Flawed logic in SF Catalonia stance

Sinn Feins West Belfast MP Paul Maskey, centre left, and former Lord Mayor Arder Carson pictured at Belfast City Hall


in a demonstration about Catalonia, one of a number of such events that SF have attended across Northern Ireland.
Sinn Feins West Belfast MP Paul Maskey, centre left, and former Lord Mayor Arder Carson pictured at Belfast City Hall in a demonstration about Catalonia, one of a number of such events that SF have attended across Northern Ireland.

In my constituency of West Tyrone, Sinn Fein activists have been out in force showing as they call it ‘solidarity’ with the Catalan people by organising rallies and protests.

I understand these protests have been replicated in Belfast and Londonderry in the past weeks.

Letter to the editor

Letter to the editor

While I for one do not see the point in organising a protest about a Spanish matter in Omagh, Belfast or Londonderry, and feel it’s more about Sinn Fein trying to be seen to be doing something in the absence of an assembly, I can not help but notice a logical flaw in their stance.

Sinn Fein say they are supporting the Catalan people after they expressed their opinion in a vote about their constitutional status.

I however do not recall them protesting with flags of Gibraltar or the Falklands when they too expressed their desire to maintain their links with the UK through a democratic vote.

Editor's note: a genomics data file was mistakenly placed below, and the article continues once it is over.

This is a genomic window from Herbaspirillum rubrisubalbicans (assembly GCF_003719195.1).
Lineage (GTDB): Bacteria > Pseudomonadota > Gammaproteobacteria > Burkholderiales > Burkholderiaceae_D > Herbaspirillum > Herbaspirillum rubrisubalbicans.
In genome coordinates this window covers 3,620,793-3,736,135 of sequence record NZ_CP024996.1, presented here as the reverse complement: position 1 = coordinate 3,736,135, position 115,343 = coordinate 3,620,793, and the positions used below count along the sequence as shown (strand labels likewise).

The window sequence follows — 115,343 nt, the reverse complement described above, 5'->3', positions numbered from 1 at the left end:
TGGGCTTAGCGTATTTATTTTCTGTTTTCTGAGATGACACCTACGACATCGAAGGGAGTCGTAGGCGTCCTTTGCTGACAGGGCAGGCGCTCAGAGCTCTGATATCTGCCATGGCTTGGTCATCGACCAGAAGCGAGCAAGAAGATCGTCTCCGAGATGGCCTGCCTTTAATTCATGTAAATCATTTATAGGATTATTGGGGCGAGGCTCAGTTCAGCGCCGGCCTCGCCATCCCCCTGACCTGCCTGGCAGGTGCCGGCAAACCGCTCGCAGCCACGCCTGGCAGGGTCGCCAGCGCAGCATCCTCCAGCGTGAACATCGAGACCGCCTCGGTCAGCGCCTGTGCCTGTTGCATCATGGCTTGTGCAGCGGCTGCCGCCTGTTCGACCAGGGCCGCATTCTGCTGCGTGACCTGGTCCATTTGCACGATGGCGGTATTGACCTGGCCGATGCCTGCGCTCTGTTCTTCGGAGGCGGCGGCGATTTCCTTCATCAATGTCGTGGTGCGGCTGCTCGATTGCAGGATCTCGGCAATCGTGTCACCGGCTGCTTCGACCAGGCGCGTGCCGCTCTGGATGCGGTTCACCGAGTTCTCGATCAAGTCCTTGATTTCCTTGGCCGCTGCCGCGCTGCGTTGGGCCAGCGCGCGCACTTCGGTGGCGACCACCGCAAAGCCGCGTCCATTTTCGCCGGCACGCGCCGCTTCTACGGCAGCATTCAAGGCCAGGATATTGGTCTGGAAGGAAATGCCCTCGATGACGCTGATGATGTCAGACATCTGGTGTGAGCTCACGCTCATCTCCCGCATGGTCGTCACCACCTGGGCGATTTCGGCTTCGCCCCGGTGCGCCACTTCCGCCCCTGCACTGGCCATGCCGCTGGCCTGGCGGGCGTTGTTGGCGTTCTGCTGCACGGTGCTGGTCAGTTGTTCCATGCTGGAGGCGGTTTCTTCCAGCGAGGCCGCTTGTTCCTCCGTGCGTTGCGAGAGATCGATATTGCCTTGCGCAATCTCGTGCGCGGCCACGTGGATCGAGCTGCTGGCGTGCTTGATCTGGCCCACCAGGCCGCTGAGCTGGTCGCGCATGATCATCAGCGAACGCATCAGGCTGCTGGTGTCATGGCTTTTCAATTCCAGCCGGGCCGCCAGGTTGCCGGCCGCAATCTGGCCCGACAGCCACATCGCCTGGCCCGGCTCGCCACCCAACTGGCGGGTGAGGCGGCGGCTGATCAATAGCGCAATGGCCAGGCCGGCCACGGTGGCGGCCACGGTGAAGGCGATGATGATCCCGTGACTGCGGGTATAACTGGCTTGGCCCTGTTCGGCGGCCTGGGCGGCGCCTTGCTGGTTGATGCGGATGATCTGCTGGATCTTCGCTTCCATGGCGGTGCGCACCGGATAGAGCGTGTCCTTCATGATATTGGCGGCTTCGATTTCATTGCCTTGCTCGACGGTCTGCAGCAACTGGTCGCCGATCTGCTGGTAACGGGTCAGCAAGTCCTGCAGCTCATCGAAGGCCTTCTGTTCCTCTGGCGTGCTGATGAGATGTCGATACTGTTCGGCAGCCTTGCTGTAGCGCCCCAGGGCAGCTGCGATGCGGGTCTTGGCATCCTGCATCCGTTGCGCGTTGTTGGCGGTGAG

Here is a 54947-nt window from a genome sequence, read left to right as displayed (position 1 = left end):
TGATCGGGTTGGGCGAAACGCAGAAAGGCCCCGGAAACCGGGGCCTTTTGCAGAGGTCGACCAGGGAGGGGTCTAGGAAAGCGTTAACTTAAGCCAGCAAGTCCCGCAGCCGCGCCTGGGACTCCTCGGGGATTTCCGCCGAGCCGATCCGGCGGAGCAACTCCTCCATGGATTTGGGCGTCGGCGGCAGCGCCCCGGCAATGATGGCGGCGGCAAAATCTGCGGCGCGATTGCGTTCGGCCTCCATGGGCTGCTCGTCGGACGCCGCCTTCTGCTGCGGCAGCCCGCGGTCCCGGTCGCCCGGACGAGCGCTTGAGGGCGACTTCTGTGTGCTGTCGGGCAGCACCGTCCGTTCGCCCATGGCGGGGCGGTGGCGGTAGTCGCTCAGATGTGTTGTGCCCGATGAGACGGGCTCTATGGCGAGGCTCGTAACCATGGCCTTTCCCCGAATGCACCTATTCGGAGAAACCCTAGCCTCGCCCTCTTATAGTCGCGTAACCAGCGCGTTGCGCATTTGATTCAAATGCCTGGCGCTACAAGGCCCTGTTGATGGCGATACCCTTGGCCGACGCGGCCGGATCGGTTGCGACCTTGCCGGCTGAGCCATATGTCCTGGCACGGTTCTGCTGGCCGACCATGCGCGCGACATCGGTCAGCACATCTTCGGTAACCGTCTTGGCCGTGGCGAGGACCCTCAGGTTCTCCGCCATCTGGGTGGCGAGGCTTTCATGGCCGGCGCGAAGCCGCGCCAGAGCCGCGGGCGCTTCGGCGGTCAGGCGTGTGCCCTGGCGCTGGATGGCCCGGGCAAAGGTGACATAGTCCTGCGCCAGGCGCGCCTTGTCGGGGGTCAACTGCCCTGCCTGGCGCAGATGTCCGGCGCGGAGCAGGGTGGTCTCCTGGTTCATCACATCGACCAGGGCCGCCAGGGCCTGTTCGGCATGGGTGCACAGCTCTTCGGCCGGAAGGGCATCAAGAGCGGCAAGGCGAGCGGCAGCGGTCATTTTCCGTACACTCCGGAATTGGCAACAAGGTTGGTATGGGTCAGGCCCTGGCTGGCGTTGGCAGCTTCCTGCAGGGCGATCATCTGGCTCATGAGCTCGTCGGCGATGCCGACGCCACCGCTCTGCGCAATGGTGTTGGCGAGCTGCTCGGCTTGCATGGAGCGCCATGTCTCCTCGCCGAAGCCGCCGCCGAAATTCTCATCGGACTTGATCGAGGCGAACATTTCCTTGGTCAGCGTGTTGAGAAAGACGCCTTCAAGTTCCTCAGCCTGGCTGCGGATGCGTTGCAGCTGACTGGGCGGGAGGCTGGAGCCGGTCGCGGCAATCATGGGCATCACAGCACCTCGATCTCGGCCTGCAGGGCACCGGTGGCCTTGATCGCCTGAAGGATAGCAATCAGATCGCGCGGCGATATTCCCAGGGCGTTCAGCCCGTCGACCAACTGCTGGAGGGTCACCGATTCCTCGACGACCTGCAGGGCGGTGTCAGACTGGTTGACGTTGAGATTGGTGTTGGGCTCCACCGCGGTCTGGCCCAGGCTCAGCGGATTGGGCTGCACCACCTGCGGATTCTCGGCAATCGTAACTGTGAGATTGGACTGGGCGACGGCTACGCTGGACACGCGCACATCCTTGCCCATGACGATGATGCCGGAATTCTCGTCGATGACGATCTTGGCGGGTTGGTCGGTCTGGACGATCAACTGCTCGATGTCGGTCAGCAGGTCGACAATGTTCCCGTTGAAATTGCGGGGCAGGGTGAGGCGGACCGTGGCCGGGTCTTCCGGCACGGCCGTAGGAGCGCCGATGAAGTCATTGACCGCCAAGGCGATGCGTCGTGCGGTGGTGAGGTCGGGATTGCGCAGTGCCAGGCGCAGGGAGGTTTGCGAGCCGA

While the violence in Catalonia is something no people should have to endure, it is not comparable to the Falklands where the democratic will of the people was usurped by a military invasion.

Furthermore I do not expect them to begin waving the union flag when poll after poll suggests that the majority of people here in Northern Ireland want to remain in the UK.

I personally believe that the actions of the Spanish government have been detrimental to their own position, but I also feel that for Northern Irish parties to try and compare what is an extremely complex set of issues and view them through the prism of Northern Irish perspectives threatens to turn every single political struggle in the world into a case of us and them.

It’s horribly over simplistic and fails to take into account the local complexities that make these disputes so complicated.

It makes me cringe when people weigh in on Northern Ireland with ill-informed commentary, unaware of the complexities and sensitivities of our own situation.

Going forward I think its important that Sinn Fein either ditch this attempt to appear whiter than white or they must respect the democratic wishes of all nations, even those who are British and proud of it, like us.

Chris Smyth, Ulster Unionist councillor, Omagh Town